If, or when, Japan is to open up for immigrants, what matters most is the language capability. We have learned that hard way. In the 1980s many Japanese descendants came from South America to work in factories in Japan. They all had the Japanese blood but most of them were not able to speak the language. They were not able to assimilate into the society. It is not the blood that matters, but the language.
Japan today is non-religious country, or the Japanese people are not religiously dedicated. Many Japanese have their wedding in the Christian church, most funerals in Japan are held with the Buddhist monks. The Japanese kids believe in Santa Claus and every town has a Shinto shrine where people enjoy the Shinto festivals. Even Halloween and St. Valentine’s Day are celebrated by young Japanese. When you talk about the word “religion” in Japan, you need to understand the same word probably means very different culturally from your country. That is something both the Japanese society and a foreign immigrant need to understand and work together to overcome.
So anyone who can speak or is willing to speak the Japanese language and understands the Japanese idea about religions should be welcome.
- Al Arabiya English: Workforce aside, Japan has made negative headlines with regard to its position which doesn’t favor bringing in Syrian refugees. This position is strange coming from a major country which is both well-off and in need of immigrants. What are your thoughts on this and what can be done to convince the Japanese to do more for Syrian refugees?
TK: It is true that Japan has not accepted many refugees. I believe this needs to be changed. The Japanese society needs to change so that we can accept immigrants or refugees as new members of the community.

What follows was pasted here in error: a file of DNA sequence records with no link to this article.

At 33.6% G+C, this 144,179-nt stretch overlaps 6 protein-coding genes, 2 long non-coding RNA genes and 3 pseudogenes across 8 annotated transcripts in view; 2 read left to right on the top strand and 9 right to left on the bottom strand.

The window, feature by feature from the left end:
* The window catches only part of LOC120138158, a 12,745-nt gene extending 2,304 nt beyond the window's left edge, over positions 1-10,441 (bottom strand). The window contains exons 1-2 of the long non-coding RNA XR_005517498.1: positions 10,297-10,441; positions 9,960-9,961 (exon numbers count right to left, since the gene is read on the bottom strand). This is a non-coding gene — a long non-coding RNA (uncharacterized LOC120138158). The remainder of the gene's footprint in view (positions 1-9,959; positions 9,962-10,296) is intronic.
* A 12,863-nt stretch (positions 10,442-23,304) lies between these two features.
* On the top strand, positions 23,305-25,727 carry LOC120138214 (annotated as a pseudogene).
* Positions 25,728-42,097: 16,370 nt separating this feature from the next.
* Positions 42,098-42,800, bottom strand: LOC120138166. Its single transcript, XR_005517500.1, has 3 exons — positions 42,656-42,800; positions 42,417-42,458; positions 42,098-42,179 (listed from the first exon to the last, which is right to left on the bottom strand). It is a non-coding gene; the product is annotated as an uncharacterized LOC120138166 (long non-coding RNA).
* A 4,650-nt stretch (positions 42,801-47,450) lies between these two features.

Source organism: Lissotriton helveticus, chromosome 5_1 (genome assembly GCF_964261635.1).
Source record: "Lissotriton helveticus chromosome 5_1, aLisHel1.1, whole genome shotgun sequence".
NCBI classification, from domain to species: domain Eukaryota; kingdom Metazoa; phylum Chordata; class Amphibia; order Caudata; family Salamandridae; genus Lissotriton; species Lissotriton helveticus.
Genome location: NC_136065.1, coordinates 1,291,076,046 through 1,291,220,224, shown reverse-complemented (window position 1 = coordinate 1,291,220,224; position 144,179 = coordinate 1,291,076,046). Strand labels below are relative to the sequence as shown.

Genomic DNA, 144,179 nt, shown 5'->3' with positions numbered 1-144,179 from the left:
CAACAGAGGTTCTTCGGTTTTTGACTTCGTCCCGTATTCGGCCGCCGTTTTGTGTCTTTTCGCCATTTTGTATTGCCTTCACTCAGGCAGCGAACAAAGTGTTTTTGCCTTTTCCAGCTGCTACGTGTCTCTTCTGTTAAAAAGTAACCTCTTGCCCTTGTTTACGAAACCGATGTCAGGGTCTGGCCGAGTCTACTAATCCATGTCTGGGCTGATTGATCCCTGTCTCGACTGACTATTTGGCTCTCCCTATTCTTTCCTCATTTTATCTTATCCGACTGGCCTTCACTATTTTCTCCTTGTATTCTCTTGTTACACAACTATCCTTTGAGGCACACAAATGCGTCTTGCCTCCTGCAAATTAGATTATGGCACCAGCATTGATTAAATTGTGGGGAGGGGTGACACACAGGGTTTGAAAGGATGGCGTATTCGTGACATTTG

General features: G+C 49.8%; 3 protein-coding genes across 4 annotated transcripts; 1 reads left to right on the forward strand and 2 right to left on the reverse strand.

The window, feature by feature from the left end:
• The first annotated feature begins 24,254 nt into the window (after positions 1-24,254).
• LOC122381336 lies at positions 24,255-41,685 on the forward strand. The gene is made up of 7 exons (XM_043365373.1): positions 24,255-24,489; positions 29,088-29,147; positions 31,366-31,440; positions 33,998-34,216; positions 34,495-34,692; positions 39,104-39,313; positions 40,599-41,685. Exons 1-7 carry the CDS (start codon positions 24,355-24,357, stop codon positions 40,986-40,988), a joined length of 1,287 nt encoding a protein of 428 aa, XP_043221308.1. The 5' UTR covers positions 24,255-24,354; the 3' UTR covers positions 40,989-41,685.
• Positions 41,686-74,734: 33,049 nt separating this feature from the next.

- Al Arabiya English: There is a major Saudi delegation visiting Japan at the moment, and you have been to the kingdom on several occasions and you have said that Japan is seeking multilayered relations. What are the points on your agenda for the upcoming meeting in Tokyo and how do you see Japanese-Saudi relations developing and working together to resolve regional issues?
TK: As said earlier, Japan is religiously very neutral; there are almost no Muslims and Jews, and the Christian population is about 1%. Japan sells no weapon systems to anybody on this planet. Japan has had a very good relationship with the United States. The Japanese economy depends on the oil and gas from the Middle East. So Japan can be an honest broker in the Palestine peace process and can agree to disagree with the United States.
It is time for Japan to be politically more involved in the Middle Eastern affairs and play an independent role in solving the regional conflicts. In order to take such steps, I believe we need to create much stronger personal relationship with Arab nations at many levels. Politicians should be able to pick up a phone and call their counterparts when necessary.
We have established an organization called the Japan-Arab Leadership network, and its members have visited Arab countries every year for last fifteen years. We would like to extend this network to the Kingdom of Saudi Arabia as well.
Japan is transforming its economy. Much of manufacturing has moved out of the country to near the market. Japan is more heavily relying on automation as the supply of the labor contracting. On the other hand, Saudi Arabia has an exploding population especially at the young generation. There are a lot to complement each other’s economy.
I have been the cost-cutter for the national budget for last 10 years and had been Minister for Administrative Reform. The Saudi government is now trying hard to transform its role and to streamline the budget. I hope to share our experience and work together.
- Al Arabiya English: Late last year, you mentioned that ISIS could mount a cyberattack in Japan. Also Japan - like Saudi Arabia and other Arab countries - was a victim of terrorism when Japanese hostages were murdered by ISIS. As you know KSA has established and is leading a new Islamic Anti-Terror coalition. Do you see room for more and active cooperation with Japan on this front? And what can be hoped to be achieved?
TK: We all need to fight against terrorism. As the host of the 2020 Olympic Games, Japan is stepping up anti-terrorist measures. We shall exchange information and work together to prevent terrorism in the real world and in the cyber world. The possible damages caused by the cyber terrorism is limitless. We need to closely cooperate with each other to protect our people and economy from cyber-attacks.
WATCH: MP Taro Kono, Al Arabiya English’s Faisal J. Abbas and Jordan’s Bassem Awadallah discuss future of Middle East at Tokyo’s G1 Conference in 2015: